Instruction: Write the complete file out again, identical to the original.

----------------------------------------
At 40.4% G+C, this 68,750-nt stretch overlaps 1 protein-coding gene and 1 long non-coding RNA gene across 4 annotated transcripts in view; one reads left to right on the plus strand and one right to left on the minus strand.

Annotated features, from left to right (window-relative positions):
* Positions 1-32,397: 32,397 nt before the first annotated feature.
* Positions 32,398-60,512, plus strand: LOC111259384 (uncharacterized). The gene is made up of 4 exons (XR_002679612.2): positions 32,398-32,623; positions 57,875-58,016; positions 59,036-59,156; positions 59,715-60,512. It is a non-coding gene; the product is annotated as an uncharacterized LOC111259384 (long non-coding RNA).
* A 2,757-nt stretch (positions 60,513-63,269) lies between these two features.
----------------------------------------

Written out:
At 40.4% G+C, this 68,750-nt stretch overlaps 1 protein-coding gene and 1 long non-coding RNA gene across 4 annotated transcripts in view; one reads left to right on the plus strand and one right to left on the minus strand.

Annotated features, from left to right (window-relative positions):
* Positions 1-32,397: 32,397 nt before the first annotated feature.
* Positions 32,398-60,512, plus strand: LOC111259384 (uncharacterized). The gene is made up of 4 exons (XR_002679612.2): positions 32,398-32,623; positions 57,875-58,016; positions 59,036-59,156; positions 59,715-60,512. It is a non-coding gene; the product is annotated as an uncharacterized LOC111259384 (long non-coding RNA).
* A 2,757-nt stretch (positions 60,513-63,269) lies between these two features.